I first walked across Grinnell College’s campus for a high school church retreat. I didn’t choose to attend the school because of that week, but when I was making the final decision between similar schools it probably had some influence. This week I’m back on campus for my 15 year reunion. Christer and I are showing Toby around campus and telling stories about our college years (“Before I was born?” “Yes, before you were born.”), catching up with old friends, and revisiting college memories.
I spent four formative years at Grinnell, and yet there’s one place on campus that makes me think of the summer week in high school. For you Grinnellians, it’s the little brick paved space with wooden benches out front of Younker. It was where our group from Missouri held our vespers at the church retreat. Although my college years completely overshadow that one week, there’s something about that little space that belongs to high school. It was a sacred space.
I still get chills every time I walk past—and every time those chills make me shake my head with amusement. I walked past those benches every day for four years without incident, why does that space still call out to me?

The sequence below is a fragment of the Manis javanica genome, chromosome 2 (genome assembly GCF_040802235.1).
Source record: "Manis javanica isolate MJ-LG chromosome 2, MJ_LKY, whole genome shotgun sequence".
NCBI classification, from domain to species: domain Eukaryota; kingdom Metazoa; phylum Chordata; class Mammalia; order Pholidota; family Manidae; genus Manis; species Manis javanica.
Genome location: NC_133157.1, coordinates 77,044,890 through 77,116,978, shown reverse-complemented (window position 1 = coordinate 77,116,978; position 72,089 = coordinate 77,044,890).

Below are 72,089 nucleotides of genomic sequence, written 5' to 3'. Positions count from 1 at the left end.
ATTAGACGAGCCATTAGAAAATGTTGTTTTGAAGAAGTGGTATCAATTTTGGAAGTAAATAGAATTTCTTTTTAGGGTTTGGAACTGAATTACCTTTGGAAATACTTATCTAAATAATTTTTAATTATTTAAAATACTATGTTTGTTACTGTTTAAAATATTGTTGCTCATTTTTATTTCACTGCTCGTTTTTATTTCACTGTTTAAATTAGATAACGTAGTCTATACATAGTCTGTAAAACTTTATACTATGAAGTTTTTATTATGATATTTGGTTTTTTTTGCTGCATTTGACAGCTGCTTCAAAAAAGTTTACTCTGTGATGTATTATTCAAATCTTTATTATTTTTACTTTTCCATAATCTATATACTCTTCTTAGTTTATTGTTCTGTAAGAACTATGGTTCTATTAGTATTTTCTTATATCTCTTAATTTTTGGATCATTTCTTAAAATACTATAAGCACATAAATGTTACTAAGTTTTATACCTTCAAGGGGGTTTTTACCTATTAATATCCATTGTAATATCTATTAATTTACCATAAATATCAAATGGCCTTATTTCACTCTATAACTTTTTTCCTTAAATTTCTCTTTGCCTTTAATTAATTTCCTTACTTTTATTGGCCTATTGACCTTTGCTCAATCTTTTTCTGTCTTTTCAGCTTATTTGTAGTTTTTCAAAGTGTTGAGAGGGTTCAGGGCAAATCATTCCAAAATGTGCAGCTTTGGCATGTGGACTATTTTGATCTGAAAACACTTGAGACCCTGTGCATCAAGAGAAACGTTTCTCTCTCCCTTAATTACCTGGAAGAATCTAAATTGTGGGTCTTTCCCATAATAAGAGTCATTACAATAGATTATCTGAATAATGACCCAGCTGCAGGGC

Memories are so concentrated here. It’s a small campus and I spent a relatively small chunk of my life here. Every corner holds a ghost, a story, a memory. Some of the memories are just plain fun—but several make me catch my breath in awe. Places of worship, perhaps, but also the place where a friend broke down in tears because of something I said, the classroom where my world got bigger as I listened to a new perspective, the bench where I remember sharing a pint of ice cream with friends on a muggy evening. Small places where the world shifted, and I came away changed.
Reunion is about stories and memories. And drinking. (Is that a red solo cup full of wine in the stroller’s cup holder? I think it is.) But I keep attending because it is also my little pilgrimage to my sacred spaces. When I’m here I remember the hope and excitement of being young. I remember the closeness of friendships and the way we pulled each other into adulthood. In little glimpses I remember what it meant to be a part of a community.
After my five year reunion, I came away frustrated that a weekend together didn’t bring back the community I remembered. Now I leave reunions inspired, and ready to do the work of building up sacred spaces in the community I now call home.